Tony Sithembiso Yengeni is a South African politician. He was an anti-Apartheid activist and joined the African National Congress (ANC) in 1976 and later its armed wing, Umkhonto we Sizwe. He has served as member of the South African parliament for the ruling ANC (including as Chief Whip). In 2003, he was found guilty of fraud in a case linked to the corruption investigation into the former South African vice-president, Jacob Zuma.
Yengeni was born in Cape Town and grew up in the townships Gugulethu and Nyanga. After completing his matric (South African high-school diploma) in Fort Beaufort, he left the country in temporary voluntary exile as member of Umkhonto we Sizwe (MK). During this time he underwent military training in Angola and other African countries. While stationed in Lesotho he befriended the former MK chief Chris Hani. After one year in Lesotho he was sent to Botswana from where he went to the Soviet Union to study political science in Moscow (diploma in 1982).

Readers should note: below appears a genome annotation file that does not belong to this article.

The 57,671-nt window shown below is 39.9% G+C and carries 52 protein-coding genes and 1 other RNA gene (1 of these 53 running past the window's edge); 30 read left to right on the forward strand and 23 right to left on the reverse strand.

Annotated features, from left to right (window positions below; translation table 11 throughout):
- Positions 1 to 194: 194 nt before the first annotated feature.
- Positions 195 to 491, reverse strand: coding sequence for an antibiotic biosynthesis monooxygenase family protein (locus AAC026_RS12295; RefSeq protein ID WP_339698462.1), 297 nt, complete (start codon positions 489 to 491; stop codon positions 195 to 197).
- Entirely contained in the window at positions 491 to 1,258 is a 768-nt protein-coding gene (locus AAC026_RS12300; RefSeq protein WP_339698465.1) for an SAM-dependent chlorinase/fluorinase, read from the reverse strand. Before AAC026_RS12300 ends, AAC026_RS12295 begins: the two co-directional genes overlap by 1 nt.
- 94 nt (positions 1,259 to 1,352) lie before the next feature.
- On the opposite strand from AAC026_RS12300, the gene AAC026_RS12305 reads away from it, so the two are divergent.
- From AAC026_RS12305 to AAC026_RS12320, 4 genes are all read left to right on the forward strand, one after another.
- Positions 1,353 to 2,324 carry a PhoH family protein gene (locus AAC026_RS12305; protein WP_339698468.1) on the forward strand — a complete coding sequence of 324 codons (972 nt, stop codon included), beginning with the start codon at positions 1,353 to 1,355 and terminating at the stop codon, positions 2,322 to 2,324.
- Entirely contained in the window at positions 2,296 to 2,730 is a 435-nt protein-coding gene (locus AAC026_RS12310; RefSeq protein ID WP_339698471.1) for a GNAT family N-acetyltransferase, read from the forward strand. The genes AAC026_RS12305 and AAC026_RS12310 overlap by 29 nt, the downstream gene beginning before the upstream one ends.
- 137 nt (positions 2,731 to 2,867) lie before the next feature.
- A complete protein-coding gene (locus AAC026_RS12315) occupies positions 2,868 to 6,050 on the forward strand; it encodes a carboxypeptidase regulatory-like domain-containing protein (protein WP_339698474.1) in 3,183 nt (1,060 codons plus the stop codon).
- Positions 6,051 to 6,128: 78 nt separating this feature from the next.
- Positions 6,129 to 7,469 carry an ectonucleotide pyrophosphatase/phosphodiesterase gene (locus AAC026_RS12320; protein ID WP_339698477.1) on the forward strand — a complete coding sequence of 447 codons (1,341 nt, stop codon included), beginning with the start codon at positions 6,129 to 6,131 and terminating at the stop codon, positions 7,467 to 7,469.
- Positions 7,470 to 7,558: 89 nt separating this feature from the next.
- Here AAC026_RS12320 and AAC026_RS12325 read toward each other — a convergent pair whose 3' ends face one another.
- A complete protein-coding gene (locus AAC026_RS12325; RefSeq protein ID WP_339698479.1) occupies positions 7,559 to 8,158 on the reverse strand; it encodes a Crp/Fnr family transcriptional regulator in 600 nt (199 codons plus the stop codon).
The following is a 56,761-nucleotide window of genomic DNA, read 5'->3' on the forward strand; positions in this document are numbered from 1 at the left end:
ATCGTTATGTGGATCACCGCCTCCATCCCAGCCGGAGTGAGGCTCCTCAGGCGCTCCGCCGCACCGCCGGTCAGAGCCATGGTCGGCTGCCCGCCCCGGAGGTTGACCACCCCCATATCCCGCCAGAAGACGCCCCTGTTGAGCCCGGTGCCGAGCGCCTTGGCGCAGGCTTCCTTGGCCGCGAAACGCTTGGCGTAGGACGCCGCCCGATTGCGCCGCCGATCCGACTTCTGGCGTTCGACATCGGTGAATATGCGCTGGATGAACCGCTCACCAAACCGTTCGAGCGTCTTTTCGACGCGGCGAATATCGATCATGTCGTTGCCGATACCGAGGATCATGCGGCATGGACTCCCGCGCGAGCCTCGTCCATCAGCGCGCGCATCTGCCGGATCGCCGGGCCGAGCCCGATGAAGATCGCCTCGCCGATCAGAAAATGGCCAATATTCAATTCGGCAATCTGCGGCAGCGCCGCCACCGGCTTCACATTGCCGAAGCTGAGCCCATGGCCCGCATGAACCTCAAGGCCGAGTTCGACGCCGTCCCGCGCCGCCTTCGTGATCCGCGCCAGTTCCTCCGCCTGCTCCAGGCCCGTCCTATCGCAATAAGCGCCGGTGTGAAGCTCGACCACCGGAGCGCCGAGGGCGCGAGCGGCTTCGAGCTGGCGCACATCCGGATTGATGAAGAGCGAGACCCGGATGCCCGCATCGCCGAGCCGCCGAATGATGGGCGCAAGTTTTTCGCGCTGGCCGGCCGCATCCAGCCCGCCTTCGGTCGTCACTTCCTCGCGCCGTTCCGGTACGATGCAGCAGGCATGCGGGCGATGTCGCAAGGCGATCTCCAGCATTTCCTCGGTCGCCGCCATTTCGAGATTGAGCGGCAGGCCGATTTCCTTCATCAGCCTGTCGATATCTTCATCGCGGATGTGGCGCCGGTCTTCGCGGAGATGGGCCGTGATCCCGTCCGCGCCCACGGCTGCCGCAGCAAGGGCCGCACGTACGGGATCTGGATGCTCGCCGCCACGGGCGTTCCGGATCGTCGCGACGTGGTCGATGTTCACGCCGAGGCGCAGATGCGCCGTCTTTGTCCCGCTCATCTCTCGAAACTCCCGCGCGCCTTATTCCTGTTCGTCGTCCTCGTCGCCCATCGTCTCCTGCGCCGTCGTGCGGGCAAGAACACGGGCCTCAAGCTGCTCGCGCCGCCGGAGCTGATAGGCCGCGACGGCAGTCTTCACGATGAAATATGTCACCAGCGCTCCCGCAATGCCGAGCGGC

In 1986, he returned to South Africa and was appointed as MK leader in the Western Cape. In 1987, he was arrested, and his trial charges of terrorism began in 1989. The case against Yengeni and 13 other accused dragged on for 269 days and apparently cost the state around R5m (about $2m at the time). During his detention he was tortured by Jeffrey Benzien — an event which Benzien later re-enacted before the Truth and Reconciliation Commission while Yengeni watched, and where Benzien received amnesty. Soon after then president FW de Klerk unbanned the ANC in 1990, eight of Yengeni's co-accused were acquitted. Yengeni and the other five were released a year later but remained on trial for a number of months thereafter.
Yengeni was Chief Whip for the ANC in the Parliament of South Africa.